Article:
A voice recognised the world over, Sir David Attenborough, the legendary storyteller turned 93 in May this year. This broadcaster is one of the most famous personalities of BBC, who is widely credited with inventing the genre of nature documentaries. Blue Planet, Life on Earth, and Planet Earth are a few programs brought to light by him. He has entertained and educated countless number of people across the world and, remarkably, he is continuing to do so even in his 90s. He is, very rightly, called the champion of the natural world!
David Attenborough’s Goal
Turning his full attention towards the preservation of nature and climate, this 93-year-old is ready to do what it takes to save the planet from further deterioration and decline. In the recent World Economic Forum held at Davos in Switzerland, he said, “We need to move beyond guilt or blame, and get on with the practical tasks at hand.”
By tasks, he means that he wants to ensure that climate change is mitigated and that temperatures in the world rise no more than 1.5 degrees. Even though a 1.5-degrees rise can mean damage to a lot of ecosystems, he believes that anything beyond that will destroy modern civilizations, leading to irreversible damage that would require longer than our lifetimes to be restored.
About David Attenborough
Born in Isleworth, England in 1926, Sir David Frederick Attenborough is one of the most renowned and respected celebrities in Britain. He grew up on the campus of the University College in Leicester, where his father was the principal. Being a curious soul right from his childhood, he always had an attachment for and an affinity towards the natural world. His parents, teachers, and professors encouraged him towards pursuing nature studies.
Back when Attenborough was 11, he attended a famous lecture by the legendary Archibald Delaney. Known as the Grey Owl, Mr Delaney strived hard to conserve the wilderness of Canada, specifically the beaver. This one lecture had a profound impact on the young Attenborough: it influenced his mind and encouraged him to find his true calling – the nature and its conservation.
No matter how amazing his rise has been, Attenborough’s path towards success had several obstacles. In his youth, he was with the Navy for a brief time. Subsequently, he moved to another job of editing children’s science textbooks. Later, he applied as a radio show producer for the BBC. Even though he ended up getting rejected, his profile was noticed by the head of the Talks Department of BBC’s television service.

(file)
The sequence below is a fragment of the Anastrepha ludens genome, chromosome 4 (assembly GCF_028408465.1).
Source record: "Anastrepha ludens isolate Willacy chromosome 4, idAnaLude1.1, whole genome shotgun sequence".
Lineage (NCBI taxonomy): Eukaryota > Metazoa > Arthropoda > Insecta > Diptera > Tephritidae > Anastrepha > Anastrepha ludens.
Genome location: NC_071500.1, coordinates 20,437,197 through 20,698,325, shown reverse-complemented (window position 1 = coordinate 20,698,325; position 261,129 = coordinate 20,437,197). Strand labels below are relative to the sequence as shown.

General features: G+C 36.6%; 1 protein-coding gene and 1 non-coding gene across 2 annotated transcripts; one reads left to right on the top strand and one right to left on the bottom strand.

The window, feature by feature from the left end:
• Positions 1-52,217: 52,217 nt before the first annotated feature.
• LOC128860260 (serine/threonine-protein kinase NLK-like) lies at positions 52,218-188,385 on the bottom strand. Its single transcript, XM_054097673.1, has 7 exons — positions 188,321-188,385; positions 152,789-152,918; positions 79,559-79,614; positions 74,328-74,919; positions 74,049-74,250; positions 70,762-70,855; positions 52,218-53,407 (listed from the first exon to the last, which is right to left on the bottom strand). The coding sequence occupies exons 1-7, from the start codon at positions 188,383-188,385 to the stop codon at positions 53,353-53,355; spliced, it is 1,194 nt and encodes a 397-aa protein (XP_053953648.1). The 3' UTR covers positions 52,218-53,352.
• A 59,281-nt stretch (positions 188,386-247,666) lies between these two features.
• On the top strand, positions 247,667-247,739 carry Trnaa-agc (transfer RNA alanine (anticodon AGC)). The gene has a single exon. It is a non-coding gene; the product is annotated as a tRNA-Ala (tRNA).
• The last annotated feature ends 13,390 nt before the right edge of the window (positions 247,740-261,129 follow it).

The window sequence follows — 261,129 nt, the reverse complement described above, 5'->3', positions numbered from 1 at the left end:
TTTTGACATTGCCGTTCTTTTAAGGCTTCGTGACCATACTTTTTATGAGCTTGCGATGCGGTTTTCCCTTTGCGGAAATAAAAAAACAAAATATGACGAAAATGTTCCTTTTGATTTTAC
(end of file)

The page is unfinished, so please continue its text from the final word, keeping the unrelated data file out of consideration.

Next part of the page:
Back in the 1950s, there were hardly any Britains who owned a television set and this included Attenborough. However, he took up the offer at BBC and did not look back since. After a brief period of two years, he worked as a full-time producer at BBC; he went on to present a show for the first time after two more years. Interestingly, he landed on this opportunity when a presenter backed out in the last minute owing to health reasons.
In the following two decades, Attenborough took up a postgraduate degree in social anthropology while continuing filming shows, producing, and turning BBC into an educational channel. He was later offered the role of Director-General of the BBC, but he didn’t take it up as his heart wasn’t in it. In the 70s, he spent much of his time freelancing on documentary movies and reached great heights.
Attenborough in 2019
Right now, Attenborough is looking towards a different role: the role of an advocate for the deteriorating ecosystems and biodiversity. His latest venture is the eight-part Netflix documentary, Our Planet, in which he has played the role of a narrator. The series raises awareness and educates people about the planet and about the impact of human activity on the planet.
Further, he recently lent his voice to a famous BBC documentary named ‘Climate Change: The Facts’, explaining the science behind the climate change threat.
“This is the new extinction and we are half way through it. We are in terrible, terrible trouble and the longer we wait to do something about it, the worse it is going to get,” said Attenborough to the IMF according to the Guardian.
The show features beautiful scenes of nature from all around the world. The first few minutes of the show seem like a dream, where nature at its best is depicted. However, as the documentary develops, there are several videos of animals suffering and dying due to the impact of human activity. One sees seals bleeding through their bodies, and dolphins getting stuck in plastic bags. All of this, with a voiceover trying to explain the huge damage that humankind has caused to nature. While it is overwhelming to watch it, it serves its purpose of showing the sad reality of the planet today.
In David’s own words, “The question is, are we happy to suppose that our grandchildren may never be able to see an elephant except in a picture book?”
Achievements of Sir Attenborough
Attenborough is recognised worldwide for his inspiring work and is the only person to win BAFTAs for shows shot in Black & White, Colour, HD, 3D and 4K. Apart from that, there are more than 15 species of flora and fauna named in his honour, including the ancient pre-dating dinosaurs. Further, a family of flowers, insects, a rare echidna, amphibians, and a bat have been named in his honour.
His inspiration to save the planet comes from his personal experiences. Attenborough has had the good fortune and opportunity to view a lot of magnificent animals and he wishes the next generations be as lucky too. Owing to this, he has pledged to work for the betterment of nature until his last breath.
While this man is striving to do so much for the protection of climate and ecosystems, we all should do our bit in helping to preserve them, right?
What do you think would be the right thing to do to help him make the world a better place?